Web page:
Let’s talk about that midsole a bit. It’s pretty standard as it comes to Hoka. There’s no denying what that is. This is a high-stack midsole meant for additional cushioning. It’s a 4.5mm drop from heel to toe, and you’ll notice it has that Hoka rocker to it. It’s not a flat midsole. The toe picks up quite a bit. This midsole for Hoka falls in the middle of their responsive and their ultra cushy. This falls right in the middle, which I feel is about right for a trail shoe. It’s cushy enough to absorb impact and especially in the ultra type of distance gives you enough cushioning over the long haul. It’s not a soggy feel. I don’t feel like my energy is zapped by using these. In fact, I wear them for a lot of different things from short-distance trail to some road to treadmill. I’ve worn them in a lot of conditions. I feel like this is a really good all-purpose midsole. In general, this shoe feels like it’s got a lot of nice return to it. There’s nothing in the midsole that is for additional stability purposes like some sort of a bar or block, but this is rated in the middle as it relates to Hoka on their stability chart. It’s not a 100%-neutral but it’s not a pronation-control shoe either. It’s right there in the middle. If I was to say what type of gait I have, that’s me.
Hoka One One Speedgoat 2 Outsole
As we flip over to the outsole here, what you’ll notice is this Vibram Megagrip. This is probably one of my favorite outsole compounds especially now that I’ve moved somewhere like the Pacific Northwest where things are wet and slimy all the time. Nothing is ever going to be 100% excellent for that, but this is just the right amount of everything. It’s kind of sticky. You’ve got some decent lug depth on this and uphill- and downhill-facing lugs. Depending on what you’re doing, you’ve got the right types of tread for all of these kinds of activities. I really feel like this stuff does a nice job across a variety of terrain. It also translates well on the road. I’ve been in all types of scenarios with these shoes, and I feel like it’s one that just works across everything without being overly aggressive, without being too modest. You can really attack a lot of different terrain with this shoe and the tread holds up well. The only thing I will say is if you kind of look at these areas where there’s not any tread, which is done to save weight, those areas are definitely getting beat up pretty well. I’ve definitely dislodged rocks and sticks and thorns and all kinds of stuff from this midsole, but it’s super thick, so it’s going to take something really aggressive and big to really poke through there and cause a problem. With that said, let’s flip over and talk about closing thoughts.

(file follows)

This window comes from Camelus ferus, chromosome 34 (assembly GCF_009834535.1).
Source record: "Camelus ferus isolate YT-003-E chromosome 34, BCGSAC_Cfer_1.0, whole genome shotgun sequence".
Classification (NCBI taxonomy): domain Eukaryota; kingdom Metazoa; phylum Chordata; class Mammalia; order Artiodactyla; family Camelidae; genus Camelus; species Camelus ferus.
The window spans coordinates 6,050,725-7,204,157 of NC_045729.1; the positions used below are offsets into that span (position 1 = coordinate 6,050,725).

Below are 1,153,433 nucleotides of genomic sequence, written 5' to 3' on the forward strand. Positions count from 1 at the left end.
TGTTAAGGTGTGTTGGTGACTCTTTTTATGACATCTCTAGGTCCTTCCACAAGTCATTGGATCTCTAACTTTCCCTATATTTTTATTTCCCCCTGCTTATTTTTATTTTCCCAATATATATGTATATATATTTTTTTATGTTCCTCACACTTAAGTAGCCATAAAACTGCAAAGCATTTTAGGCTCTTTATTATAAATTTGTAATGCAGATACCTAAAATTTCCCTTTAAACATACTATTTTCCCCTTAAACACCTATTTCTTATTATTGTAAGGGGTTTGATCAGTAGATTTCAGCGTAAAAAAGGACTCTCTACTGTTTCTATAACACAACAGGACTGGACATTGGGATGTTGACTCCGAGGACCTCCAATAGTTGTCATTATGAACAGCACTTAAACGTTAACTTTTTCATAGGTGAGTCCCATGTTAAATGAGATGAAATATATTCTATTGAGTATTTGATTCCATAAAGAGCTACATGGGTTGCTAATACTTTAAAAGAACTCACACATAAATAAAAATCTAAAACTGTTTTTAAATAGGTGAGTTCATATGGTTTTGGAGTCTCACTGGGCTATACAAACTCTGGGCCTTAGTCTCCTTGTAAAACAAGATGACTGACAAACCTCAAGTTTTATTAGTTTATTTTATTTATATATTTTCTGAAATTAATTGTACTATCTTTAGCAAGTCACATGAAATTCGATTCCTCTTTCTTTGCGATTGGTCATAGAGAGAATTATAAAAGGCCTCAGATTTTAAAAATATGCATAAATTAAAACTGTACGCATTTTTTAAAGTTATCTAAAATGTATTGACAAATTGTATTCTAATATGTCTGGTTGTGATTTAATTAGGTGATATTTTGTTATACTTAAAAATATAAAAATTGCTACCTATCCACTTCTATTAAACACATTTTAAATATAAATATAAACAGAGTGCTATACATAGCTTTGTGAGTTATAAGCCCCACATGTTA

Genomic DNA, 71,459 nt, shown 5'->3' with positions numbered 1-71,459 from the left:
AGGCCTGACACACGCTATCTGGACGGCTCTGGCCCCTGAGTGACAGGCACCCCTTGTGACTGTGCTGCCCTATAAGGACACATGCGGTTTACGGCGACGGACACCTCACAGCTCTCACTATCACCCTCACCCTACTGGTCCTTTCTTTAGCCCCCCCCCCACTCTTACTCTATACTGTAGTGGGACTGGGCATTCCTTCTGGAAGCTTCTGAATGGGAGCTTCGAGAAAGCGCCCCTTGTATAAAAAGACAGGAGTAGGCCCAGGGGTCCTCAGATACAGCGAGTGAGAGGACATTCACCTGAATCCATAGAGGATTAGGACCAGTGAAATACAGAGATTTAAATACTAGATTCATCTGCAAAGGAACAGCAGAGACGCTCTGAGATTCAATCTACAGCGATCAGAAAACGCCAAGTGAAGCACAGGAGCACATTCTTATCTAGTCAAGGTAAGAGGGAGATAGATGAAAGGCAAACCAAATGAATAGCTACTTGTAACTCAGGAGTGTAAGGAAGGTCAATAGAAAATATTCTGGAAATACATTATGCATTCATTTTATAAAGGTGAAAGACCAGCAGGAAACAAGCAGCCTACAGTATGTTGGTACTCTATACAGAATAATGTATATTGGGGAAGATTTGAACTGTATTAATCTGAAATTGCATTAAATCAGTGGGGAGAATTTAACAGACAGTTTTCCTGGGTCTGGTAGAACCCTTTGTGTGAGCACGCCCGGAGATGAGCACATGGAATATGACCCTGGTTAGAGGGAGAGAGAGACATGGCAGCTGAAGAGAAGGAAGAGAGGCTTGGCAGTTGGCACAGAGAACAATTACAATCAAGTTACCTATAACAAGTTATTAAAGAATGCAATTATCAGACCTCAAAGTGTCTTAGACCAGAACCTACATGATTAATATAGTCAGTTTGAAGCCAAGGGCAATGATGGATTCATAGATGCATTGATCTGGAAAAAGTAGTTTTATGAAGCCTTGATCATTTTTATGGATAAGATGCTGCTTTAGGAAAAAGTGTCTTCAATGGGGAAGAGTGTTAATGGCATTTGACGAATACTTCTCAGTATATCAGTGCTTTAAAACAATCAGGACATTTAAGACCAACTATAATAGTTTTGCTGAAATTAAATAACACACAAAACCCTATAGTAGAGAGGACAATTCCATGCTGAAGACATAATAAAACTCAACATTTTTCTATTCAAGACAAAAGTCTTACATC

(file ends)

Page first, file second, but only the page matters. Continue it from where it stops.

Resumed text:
Hoka One One Speedgoat 2 Overall Impressions
In closing, the Speedgoat 2 is a really good update—a little bit wider, a little more stable in the wear and feel of it. You’ve got a little more toe room, so those people like me with a little bit wider foot can wear these. The Vibram Megagrip works really well. In fact, most shoes I’ve tried with that compound I’ve been really impressed with. It’s a cushioned shoe but it’s not overly cushioned, so it doesn’t lack stability or have that mush feel. I feel like it’s got a lot of good response to it. I’ve worn these shoes on a treadmill, on the road, on gravel, on really steep scree, and I’ve felt good about it pretty much anywhere. This is a shoe that tends to stay in the back of my car. I just grab it when I don’t know what I’m going to be doing for the day, or even when I travel, I might just take this as my only pair of shoes because it just kind of works on anything.
Any questions or comments or anything additional you’d like to add, drop those below this video. Thanks for watching. We’ll catch you next time.
Call for Comments (from Meghan)
- Are you running in the Hoka One One Speedgoat 2? If so, what do you think of the shoe?
- Have you tried both the first and second iterations of the Speedgoat? What do you think are the main differences between the two versions?
- Are you encountering any wear issues in the upper, like Travis is experiencing?
[Editor’s Note: If you’re affiliated (i.e., an employee, ambassador, etc.) with a shoe brand, please share your relation in each of your comments on this article. Thanks!]